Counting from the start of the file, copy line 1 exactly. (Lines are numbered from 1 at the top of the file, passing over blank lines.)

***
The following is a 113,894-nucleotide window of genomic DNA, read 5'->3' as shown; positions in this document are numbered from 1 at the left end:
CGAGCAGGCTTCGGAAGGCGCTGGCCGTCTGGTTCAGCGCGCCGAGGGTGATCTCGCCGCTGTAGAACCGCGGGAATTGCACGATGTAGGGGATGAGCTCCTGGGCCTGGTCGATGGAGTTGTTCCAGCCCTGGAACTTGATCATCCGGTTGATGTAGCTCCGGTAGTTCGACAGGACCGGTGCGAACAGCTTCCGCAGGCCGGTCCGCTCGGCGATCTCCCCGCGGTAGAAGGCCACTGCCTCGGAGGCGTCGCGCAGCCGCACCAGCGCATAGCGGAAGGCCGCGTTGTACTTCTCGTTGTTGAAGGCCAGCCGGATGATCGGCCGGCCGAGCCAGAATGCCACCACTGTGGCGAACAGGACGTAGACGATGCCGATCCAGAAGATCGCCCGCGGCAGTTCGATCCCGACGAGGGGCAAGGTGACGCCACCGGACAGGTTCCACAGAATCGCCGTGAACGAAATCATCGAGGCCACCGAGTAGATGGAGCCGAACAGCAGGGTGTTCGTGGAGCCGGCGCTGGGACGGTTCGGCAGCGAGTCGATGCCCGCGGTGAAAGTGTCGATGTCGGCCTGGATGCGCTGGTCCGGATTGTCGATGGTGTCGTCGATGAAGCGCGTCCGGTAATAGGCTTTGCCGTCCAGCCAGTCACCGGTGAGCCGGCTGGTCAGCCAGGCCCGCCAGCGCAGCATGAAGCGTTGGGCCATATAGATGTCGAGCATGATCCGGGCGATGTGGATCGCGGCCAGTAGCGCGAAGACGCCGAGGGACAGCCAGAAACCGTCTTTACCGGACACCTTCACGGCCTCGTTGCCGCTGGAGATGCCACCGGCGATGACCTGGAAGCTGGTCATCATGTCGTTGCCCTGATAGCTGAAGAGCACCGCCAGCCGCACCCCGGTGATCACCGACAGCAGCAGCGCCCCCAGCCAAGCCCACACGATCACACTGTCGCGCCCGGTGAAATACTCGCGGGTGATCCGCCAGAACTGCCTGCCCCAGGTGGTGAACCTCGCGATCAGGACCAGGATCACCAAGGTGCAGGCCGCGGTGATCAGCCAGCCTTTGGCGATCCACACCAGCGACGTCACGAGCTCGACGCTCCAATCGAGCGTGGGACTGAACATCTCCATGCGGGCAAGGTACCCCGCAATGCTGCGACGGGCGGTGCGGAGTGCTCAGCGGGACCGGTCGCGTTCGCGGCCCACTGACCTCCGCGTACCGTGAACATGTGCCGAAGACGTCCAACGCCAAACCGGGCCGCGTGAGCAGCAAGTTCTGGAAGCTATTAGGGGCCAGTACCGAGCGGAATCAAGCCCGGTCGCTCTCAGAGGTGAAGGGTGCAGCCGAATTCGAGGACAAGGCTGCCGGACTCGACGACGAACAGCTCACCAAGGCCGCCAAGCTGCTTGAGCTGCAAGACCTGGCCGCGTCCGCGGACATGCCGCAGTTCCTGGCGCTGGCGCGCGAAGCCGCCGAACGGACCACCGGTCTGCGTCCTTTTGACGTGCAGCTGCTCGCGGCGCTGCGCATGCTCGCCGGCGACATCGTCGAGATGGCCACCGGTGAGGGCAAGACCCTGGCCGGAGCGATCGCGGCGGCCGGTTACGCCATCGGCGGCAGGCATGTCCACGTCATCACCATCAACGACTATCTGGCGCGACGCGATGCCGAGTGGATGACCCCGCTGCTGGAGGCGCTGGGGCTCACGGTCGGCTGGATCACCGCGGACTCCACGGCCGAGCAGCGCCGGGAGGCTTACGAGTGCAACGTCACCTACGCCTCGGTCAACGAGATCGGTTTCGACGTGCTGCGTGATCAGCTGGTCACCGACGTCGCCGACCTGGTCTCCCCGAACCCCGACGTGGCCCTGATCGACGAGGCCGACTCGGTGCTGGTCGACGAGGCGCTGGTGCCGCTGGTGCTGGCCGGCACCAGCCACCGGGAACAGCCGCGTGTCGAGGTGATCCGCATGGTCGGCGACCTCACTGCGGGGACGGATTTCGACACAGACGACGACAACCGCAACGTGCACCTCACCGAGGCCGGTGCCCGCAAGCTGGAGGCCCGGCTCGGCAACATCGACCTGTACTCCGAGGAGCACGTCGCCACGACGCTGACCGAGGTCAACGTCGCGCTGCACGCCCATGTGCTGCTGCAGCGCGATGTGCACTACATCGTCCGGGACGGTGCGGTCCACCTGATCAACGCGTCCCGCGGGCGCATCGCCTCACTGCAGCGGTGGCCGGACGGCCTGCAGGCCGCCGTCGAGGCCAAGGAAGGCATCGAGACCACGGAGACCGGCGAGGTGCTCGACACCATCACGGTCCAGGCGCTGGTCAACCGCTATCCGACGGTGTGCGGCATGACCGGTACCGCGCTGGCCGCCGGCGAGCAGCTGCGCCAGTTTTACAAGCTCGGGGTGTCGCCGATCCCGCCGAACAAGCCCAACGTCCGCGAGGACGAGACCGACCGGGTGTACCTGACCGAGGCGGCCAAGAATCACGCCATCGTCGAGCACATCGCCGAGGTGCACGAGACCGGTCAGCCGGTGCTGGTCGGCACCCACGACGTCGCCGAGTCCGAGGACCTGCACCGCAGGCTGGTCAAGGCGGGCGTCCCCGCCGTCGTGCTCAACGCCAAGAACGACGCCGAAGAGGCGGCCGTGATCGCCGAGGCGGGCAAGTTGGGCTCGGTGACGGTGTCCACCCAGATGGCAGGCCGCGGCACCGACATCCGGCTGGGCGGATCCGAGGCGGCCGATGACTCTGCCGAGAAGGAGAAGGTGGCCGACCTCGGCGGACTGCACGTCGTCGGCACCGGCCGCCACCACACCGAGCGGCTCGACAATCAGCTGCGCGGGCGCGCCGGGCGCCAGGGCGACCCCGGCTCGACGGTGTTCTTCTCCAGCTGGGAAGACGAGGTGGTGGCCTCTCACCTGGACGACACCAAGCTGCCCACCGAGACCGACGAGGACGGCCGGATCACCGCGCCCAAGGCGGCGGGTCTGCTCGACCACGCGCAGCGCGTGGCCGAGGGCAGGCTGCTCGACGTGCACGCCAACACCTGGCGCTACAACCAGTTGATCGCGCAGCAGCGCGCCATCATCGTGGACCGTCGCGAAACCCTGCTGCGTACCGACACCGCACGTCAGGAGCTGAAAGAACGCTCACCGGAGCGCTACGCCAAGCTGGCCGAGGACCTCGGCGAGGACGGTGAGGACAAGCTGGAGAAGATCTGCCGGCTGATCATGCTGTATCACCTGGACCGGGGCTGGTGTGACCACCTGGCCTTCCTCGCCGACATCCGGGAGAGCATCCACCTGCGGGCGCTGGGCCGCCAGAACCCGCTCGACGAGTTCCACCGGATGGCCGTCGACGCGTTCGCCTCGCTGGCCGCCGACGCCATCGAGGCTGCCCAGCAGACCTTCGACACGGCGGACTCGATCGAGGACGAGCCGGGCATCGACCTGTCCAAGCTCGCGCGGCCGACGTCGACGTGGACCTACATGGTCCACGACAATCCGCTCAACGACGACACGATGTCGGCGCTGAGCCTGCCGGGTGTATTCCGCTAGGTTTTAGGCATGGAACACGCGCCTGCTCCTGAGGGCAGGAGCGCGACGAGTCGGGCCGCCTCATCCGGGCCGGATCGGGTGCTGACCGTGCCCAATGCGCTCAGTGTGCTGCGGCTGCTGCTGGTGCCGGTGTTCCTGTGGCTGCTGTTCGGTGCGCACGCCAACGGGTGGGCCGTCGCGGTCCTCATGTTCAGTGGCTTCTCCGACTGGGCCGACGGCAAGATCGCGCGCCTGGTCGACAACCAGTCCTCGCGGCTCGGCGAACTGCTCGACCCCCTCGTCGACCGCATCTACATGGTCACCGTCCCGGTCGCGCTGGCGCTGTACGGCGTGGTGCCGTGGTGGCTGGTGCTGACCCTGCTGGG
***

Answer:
The following is a 113,894-nucleotide window of genomic DNA, read 5'->3' as shown; positions in this document are numbered from 1 at the left end: